Book Review: “Rushes” by John Rechy

Book Cover: "Rushes" a Novel by John Rechy

Set in one long night in a gay bar in 1970s California, John Rechy’s “Rushes” explores the cruising scene of that era. Explicitly sexual, it conjures the internal lives of its characters, channeling how it feels to be on the “sexhunt” in a dim bar centered solely on that purpose.

We meet a core group of friends/competitors. Endore, the authorial stand-in, is older but still attractive, obviously drawn to the sex and scene of the Rushes but wary of it as well, ambivalent about its self-loathing and superficiality. Chas is an unapologetic leatherman, a top man into sadomasochism. Bill is a young beauty who, we later finds out, likes to dominate through submission. And Don is too old and unattractive to make the scene anymore, but he still gets in with his friends, tormenting himself with all the men he can’t have.

The book takes us through a long night in the steamy bar, placing us in the mind of different characters as they reflect on the scene, their lust, their angst and limitations. The narrative can feel too internal at times, occasionally losing momentum as characters fixate on repeating themes and memories. Inciting incidents gradually introduce new complications, though. A woman ventures into the bar–a cruel, slumming, artistic fashion designer looking for stimulation. Two prostitutes find refuge there and are forced away. A young gay man enters on his first night out, and a self-loathing male prostitute outdoors rages against his clientele.

Throughout these scenes, Rechy shares what it’s like to be on the hunt. His characters are constantly checking out one another, scrutinizing fresh faces that enter the bar, signaling to test connections but not committing for fear of being rejected and shamed. The docks are nearby, and meat trucks too, after-hours destinations for anonymous sex. Danger lurks as well, as gangs of gay bashers cruise the streets, looking to attack and even kill gay men. Some might even enter the bars themselves to lure their prey outside.

With “Rushes,” Rechy seems to critique different movements in the gay scene at the time of publication. Endore seems skeptical of the leather fetishists and their associated humiliations, arguing that S&M is more an internalization of self-loathing than an embrace of gay men’s outlaw status. But he’s skeptical of monogamy among gay men too and criticizes the misogyny that erupts in their spaces, even as he admits he resents women venturing into the Rushes.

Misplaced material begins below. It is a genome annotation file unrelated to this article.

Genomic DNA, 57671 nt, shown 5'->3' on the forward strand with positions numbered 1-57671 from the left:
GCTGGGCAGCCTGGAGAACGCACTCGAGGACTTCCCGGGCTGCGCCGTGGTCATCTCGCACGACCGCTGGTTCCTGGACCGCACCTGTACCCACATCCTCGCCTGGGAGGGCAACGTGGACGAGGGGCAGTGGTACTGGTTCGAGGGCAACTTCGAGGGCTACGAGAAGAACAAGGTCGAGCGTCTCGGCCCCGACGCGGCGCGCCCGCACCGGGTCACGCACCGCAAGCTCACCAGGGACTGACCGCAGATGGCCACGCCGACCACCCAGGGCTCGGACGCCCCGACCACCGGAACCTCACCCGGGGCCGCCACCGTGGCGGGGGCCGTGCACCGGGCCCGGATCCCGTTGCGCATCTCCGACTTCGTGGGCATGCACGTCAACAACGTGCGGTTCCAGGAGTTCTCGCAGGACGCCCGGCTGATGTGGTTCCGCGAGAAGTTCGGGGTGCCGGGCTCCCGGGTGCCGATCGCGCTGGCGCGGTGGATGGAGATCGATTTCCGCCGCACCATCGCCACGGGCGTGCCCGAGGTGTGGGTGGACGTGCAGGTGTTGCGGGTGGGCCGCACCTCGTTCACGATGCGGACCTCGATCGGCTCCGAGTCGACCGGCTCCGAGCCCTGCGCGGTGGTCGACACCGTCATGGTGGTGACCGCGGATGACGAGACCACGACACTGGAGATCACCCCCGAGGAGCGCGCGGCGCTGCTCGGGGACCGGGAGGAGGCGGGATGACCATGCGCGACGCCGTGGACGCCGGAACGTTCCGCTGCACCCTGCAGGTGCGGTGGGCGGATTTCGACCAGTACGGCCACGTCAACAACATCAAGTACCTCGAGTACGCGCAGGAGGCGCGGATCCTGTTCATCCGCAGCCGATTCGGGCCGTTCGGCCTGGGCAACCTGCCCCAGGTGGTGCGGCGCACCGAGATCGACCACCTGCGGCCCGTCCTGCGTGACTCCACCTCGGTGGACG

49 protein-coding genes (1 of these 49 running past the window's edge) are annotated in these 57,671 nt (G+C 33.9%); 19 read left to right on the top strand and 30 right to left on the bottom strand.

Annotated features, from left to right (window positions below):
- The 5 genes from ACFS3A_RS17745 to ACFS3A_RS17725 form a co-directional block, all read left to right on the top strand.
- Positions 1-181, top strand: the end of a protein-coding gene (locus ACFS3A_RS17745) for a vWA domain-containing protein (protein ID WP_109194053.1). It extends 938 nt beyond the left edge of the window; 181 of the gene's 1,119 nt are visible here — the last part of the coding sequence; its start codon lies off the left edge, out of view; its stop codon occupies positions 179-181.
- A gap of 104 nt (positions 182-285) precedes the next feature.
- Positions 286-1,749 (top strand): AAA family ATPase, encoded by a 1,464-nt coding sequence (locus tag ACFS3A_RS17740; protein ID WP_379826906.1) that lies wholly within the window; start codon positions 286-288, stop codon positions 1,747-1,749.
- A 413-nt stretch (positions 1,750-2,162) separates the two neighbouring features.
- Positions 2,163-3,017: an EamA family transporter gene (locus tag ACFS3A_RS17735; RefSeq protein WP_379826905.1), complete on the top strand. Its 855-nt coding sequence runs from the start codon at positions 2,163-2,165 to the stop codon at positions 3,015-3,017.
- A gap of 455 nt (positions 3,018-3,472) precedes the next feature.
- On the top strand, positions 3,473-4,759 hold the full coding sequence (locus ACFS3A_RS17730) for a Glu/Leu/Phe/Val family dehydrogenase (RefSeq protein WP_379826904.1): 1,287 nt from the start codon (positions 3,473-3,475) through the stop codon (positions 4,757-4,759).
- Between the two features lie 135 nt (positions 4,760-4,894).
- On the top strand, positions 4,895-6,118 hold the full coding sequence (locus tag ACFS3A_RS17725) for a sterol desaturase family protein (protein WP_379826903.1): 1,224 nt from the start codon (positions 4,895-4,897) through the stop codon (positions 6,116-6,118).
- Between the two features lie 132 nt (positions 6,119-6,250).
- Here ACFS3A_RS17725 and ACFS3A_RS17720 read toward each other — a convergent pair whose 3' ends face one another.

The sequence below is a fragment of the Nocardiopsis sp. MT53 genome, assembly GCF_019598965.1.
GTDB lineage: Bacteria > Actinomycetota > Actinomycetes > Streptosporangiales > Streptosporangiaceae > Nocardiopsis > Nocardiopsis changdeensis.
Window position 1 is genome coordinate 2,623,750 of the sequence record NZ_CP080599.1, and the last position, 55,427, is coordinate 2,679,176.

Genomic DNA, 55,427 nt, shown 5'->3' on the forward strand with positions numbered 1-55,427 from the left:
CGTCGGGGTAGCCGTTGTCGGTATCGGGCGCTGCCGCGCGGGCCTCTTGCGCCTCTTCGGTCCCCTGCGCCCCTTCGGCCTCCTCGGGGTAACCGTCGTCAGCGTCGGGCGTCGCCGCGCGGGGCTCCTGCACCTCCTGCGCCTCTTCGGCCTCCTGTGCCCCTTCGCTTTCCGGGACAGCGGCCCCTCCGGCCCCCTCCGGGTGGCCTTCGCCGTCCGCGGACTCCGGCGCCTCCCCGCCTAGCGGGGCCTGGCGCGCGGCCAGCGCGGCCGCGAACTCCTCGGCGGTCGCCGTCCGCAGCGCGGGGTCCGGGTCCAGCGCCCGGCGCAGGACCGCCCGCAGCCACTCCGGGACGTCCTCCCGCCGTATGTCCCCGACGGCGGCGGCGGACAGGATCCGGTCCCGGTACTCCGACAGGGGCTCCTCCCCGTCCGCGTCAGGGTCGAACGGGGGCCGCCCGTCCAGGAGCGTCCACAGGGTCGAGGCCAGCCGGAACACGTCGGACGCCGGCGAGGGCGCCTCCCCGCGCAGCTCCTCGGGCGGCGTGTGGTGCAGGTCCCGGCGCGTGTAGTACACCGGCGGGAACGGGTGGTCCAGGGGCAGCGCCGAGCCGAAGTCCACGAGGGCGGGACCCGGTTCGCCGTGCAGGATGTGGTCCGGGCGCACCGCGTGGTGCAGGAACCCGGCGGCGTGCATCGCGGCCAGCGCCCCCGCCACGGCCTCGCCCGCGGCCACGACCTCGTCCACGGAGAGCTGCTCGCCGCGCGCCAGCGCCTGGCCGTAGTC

A successful lawyer but a failed cruiser, Don argues for the pre-Stonewall era as a more civilized time, the police raids balanced by better manners, a sense of class. But he’s obviously crumbling, falling into drunkenness, loneliness, irrelevance.

Each character is a cautionary tale, and the Rushes itself isn’t enticing. It’s scuzzy and desperate. A late-night descent into the S&M club next door, the Rack, is even more hellish. But Rechy captures that each place is alive with something beautiful, something that can’t be grasped by straight society. As Chas argues, “When you’re still walking the piers, a faggot all alone looking for sex, and it’s Sunday morning, you know you’re alive, man. Alive. Because you know you’ve been through the greatest adventure.”

The book itself attempts to weave that spell, to capture precisely the allure of the Rushes. In doing so, it conjures something almost like a bacchanalia, full of derangement and frenzy and even sacrifice. Endore and his crew seem both blessed and damned; Rechy does a great job sharing both aspects of their experience. From a historic standpoint, though, it’s hard to finish the book and not shiver at what would be coming for these characters next, as the 80s dawned and the AIDS epidemic erupted. But that’s not here. Not tonight.


“As often as he comes to the Rushes, Don still feels an outsider in it, and is. In the homosexual world of the bars there are avenging ghosts who refuse exorcism: the relentlessly effeminate among the relentlessly–even when unsuccessfully–macho men; the faded “beauties” changing into “queens” and clinging to shadows and the shadow of memories; and the older men–often near-alcoholics–who refuse to disappear from the sexual arenas or to surrender to the tight dinner groupings of men their age and older, gatherings brightened or rendered event more desolating by an occasional, quite often discreetly bought, “boy.”

Don is one of the avengers.

“Have you chosen yet whom you will be pursued by, Endore?” Martin stabs.

Rage bursts. “When will you finally choose, Martin?”

“I choose not to choose,” Martin answers. “There is no greater power over the beautiful than to withhold desire from them.”

“Listen,” Chas says passionately. “Listen. When you’re still walking the piers, a faggot all alone looking for sex, and it’s Sunday morning, you know you’re alive, man. Alive. Because you know you’ve been through the greatest adventure. And you’re alive. Still alive! Despite the punks and all the yells of ‘Queer!” and all the raids–despite all their shit, the shit we live with, we’re alive! That’s the only victory we have, man, and that’s what makes being a faggot special. That you can survive all that–for an excitement like no other, and you’re always on the edge, and that’s when you’re most alive, when you know you’re still alive, and tomorrow, too, because tomorrow it all starts again, our only continuity. That’s the joy that only we faggots have. Because in between the busts and the headbashings and the screams for our blood–before whatever it is that finally takes us over–getting drunk or going crazy or, yeah, killing ourselves or just dying–we’re alive, and they can’t even feel, not even pain, but we do, pain and relief when it’s over, and you call it S & M and that’s ok. But we feel, and they’re dead–having to come here to sniff at our world, breathe our sweat.”